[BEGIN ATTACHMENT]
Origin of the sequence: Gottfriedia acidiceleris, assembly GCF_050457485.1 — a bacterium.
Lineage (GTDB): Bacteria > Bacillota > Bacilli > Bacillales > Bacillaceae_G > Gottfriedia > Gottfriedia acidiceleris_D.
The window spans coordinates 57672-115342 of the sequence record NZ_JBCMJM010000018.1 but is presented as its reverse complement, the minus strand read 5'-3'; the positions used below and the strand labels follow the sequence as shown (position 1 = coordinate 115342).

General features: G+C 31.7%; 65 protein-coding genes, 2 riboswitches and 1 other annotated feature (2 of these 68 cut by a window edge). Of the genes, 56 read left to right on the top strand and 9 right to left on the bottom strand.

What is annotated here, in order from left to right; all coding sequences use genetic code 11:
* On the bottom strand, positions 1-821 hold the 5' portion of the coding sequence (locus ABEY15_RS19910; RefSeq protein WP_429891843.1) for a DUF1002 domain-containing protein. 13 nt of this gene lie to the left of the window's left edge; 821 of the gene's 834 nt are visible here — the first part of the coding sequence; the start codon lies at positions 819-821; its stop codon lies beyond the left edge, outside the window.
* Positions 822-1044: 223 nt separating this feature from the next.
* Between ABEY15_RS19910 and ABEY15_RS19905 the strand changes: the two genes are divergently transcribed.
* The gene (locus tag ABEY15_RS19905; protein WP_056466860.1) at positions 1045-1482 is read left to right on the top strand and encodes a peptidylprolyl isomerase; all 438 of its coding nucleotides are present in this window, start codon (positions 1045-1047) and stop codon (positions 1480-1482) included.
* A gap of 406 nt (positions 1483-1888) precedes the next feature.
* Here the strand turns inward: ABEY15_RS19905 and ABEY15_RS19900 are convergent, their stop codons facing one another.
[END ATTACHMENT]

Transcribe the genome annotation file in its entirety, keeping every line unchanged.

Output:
Origin of the sequence: Gottfriedia acidiceleris, assembly GCF_050457485.1 — a bacterium.
Lineage (GTDB): Bacteria > Bacillota > Bacilli > Bacillales > Bacillaceae_G > Gottfriedia > Gottfriedia acidiceleris_D.
The window spans coordinates 57672-115342 of the sequence record NZ_JBCMJM010000018.1 but is presented as its reverse complement, the minus strand read 5'-3'; the positions used below and the strand labels follow the sequence as shown (position 1 = coordinate 115342).

General features: G+C 31.7%; 65 protein-coding genes, 2 riboswitches and 1 other annotated feature (2 of these 68 cut by a window edge). Of the genes, 56 read left to right on the top strand and 9 right to left on the bottom strand.

What is annotated here, in order from left to right; all coding sequences use genetic code 11:
* On the bottom strand, positions 1-821 hold the 5' portion of the coding sequence (locus ABEY15_RS19910; RefSeq protein WP_429891843.1) for a DUF1002 domain-containing protein. 13 nt of this gene lie to the left of the window's left edge; 821 of the gene's 834 nt are visible here — the first part of the coding sequence; the start codon lies at positions 819-821; its stop codon lies beyond the left edge, outside the window.
* Positions 822-1044: 223 nt separating this feature from the next.
* Between ABEY15_RS19910 and ABEY15_RS19905 the strand changes: the two genes are divergently transcribed.
* The gene (locus tag ABEY15_RS19905; protein WP_056466860.1) at positions 1045-1482 is read left to right on the top strand and encodes a peptidylprolyl isomerase; all 438 of its coding nucleotides are present in this window, start codon (positions 1045-1047) and stop codon (positions 1480-1482) included.
* A gap of 406 nt (positions 1483-1888) precedes the next feature.
* Here the strand turns inward: ABEY15_RS19905 and ABEY15_RS19900 are convergent, their stop codons facing one another.